While patients have typically come to clinical sites to enroll and participate in studies, COVID-19 is pushing researchers to explore the option of harnessing technology to conduct remote studies and trials.
The first randomized clinical trial was completed in 2011 by Pfizer, which recruited and enrolled patients via the web and smartphones and collected data from patients remotely. Today, ongoing research such as Natera’s BESPOKE colorectal cancer clinical study is being conducted remotely so that patient access to innovative cancer care remains uninterrupted.
Advantages and drawbacks of remote studies
Remote studies and trials can offer numerous benefits over traditional trials, including:
- Lower costs: Remote studies and trials can be less expensive to conduct because they require fewer staff members and may reduce the overall number of sites needed for a multisite trial.
- Greater ease attracting patients: Patients may be more likely to agree to remote studies or trials because they participate from home, without having to visit a trial site.
- Better overall retention: Because it’s easier for patients to participate, patients are more likely to remain in the study or trial. This means more data for researchers from more participants.
There are potential drawbacks to remote studies and trials. Patients may fail to report results, for example, or sensors or other equipment used at home may fail, interfering with data collection. Also, advanced technology isn’t for everybody and might not be adopted in some populations.
Moving to remote settings: Signatera BESPOKE study for colorectal cancer
The Signatera BESPOKE clinical study is examining the impact Signatera can have on treatment decisions for people with cancer. “For example, if a patient with stage III [colorectal cancer] has a negative result with Signatera, based on past studies, a clinician might recommend not as much chemotherapy. Conversely, if a stage II patient receives a positive result, a clinician might recommend chemotherapy,” said Sarah Sawyer, senior clinical trial manager at Natera. Because of COVID-19, the study is now being conducted remotely.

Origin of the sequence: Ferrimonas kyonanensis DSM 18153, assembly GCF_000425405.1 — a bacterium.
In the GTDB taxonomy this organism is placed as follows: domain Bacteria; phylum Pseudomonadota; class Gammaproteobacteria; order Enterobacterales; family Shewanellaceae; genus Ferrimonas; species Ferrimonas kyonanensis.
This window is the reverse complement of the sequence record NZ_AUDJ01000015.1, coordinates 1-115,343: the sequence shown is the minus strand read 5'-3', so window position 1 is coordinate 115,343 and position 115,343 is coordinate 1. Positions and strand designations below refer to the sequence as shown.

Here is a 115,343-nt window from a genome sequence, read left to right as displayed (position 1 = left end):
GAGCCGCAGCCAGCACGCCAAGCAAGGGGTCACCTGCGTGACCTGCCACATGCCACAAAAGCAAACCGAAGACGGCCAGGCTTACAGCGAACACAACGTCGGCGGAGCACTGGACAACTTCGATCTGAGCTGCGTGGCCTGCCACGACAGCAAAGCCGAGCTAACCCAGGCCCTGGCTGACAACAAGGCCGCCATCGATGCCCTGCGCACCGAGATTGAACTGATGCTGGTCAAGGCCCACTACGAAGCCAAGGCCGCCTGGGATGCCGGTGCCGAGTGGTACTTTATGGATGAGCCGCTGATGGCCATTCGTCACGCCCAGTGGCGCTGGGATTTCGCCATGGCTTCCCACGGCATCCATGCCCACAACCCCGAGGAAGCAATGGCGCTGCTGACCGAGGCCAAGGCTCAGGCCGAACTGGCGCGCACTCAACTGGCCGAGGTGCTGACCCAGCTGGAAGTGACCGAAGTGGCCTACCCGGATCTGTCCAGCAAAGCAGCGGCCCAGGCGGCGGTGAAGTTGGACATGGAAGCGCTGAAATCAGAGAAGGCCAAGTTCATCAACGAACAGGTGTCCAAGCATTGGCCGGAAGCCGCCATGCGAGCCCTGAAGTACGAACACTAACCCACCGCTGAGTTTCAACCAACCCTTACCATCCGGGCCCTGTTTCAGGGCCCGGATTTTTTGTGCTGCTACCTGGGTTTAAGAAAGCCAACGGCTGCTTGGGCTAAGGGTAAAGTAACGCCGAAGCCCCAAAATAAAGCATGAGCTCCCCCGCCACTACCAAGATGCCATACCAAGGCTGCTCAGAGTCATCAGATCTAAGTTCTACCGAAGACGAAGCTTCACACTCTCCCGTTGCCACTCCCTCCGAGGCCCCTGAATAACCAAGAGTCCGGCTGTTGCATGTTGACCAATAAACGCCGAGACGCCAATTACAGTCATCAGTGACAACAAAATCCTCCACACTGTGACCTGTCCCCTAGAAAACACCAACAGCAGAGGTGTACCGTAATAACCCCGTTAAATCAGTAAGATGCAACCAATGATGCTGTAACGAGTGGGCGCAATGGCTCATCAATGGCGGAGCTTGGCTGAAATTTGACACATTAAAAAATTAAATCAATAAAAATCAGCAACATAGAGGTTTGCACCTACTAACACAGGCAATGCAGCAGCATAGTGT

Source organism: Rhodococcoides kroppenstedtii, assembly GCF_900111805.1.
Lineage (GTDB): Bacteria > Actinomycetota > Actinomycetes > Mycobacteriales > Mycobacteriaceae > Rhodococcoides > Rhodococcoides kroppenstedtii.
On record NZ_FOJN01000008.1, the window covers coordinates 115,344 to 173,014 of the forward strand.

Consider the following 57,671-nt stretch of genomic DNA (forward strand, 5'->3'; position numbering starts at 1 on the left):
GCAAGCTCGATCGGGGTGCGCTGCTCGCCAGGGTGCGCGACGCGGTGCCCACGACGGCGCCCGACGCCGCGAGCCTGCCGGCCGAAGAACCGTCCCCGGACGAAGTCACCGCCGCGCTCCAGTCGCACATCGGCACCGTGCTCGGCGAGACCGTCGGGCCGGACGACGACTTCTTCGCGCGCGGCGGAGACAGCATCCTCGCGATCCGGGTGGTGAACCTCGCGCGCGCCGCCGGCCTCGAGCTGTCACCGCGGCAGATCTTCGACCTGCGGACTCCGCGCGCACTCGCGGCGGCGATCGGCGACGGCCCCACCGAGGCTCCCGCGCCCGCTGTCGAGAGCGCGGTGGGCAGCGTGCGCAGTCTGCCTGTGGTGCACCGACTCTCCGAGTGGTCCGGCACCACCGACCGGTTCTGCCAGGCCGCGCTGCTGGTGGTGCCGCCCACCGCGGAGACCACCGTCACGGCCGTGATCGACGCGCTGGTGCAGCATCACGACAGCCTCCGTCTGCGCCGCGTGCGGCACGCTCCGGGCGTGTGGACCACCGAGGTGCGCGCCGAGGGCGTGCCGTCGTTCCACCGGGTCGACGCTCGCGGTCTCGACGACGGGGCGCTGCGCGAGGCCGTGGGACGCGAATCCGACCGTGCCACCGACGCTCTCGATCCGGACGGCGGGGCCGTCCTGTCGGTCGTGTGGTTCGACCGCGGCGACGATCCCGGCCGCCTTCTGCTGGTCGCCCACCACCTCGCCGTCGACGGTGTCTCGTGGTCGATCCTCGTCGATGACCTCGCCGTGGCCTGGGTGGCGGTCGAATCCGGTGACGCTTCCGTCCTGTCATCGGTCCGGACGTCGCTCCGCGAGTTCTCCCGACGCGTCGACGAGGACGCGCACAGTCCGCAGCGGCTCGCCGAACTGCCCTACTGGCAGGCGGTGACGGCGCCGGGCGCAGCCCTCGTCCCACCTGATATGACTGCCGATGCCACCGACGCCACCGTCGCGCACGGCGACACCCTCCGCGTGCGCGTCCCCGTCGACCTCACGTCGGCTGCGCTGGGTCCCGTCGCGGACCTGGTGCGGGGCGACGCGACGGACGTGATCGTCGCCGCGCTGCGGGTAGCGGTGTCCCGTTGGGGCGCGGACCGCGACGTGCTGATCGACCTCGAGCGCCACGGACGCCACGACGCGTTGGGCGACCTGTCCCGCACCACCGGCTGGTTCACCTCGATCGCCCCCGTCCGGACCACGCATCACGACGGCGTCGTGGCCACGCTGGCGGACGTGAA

“Currently, clinics are reducing the number of live visits from external companies, and in some cases, study staff are working remotely. . . . Meeting remotely lets us continue to move forward with our study of Signatera and lets us help patients in this climate,” said Sawyer. “When we conduct our site initiation visits and meet with the lead investigators to conduct protocol training and training about other study material, we’re doing that remotely.”
“Once a site is trained on the study, they may approach patients about the study remotely, and if they are interested in contributing to our research, patients also have the option of e-consents,” said Sawyer. “They can talk to the study coordinator by phone to learn more about the study and then sign an e-consent [without having to leave home].”
Because of the COVID-19 crisis, many patients are worried about going to the hospital for their planned follow-up visits with doctors. “We hope to carry over this type of remote clinical study model to future studies. This could be a new way of doing clinical studies,” said Sawyer.
Patients can also opt for mobile phlebotomy and have their blood drawn at home. Conducting the study remotely should also impact patient retention.
“For this study, we are capturing patient-reported outcomes, which involves participants answering questions about their cancer anxiety, their fear or recurrence, and how Signatera helps with treatment decisions,” said Sawyer. “Having the patients report outcomes electronically means patients can contribute to the study remotely.”
As awareness of remote studies and trials grows, it’s likely that more researchers will choose this option. In today’s environment, making clinical studies and trials remote can help ensure that new treatments and drugs will continue to be tested, leading to more options for patients now and in the future.
Read more about the BESPOKE study of ctDNA-guided therapy in colorectal cancer here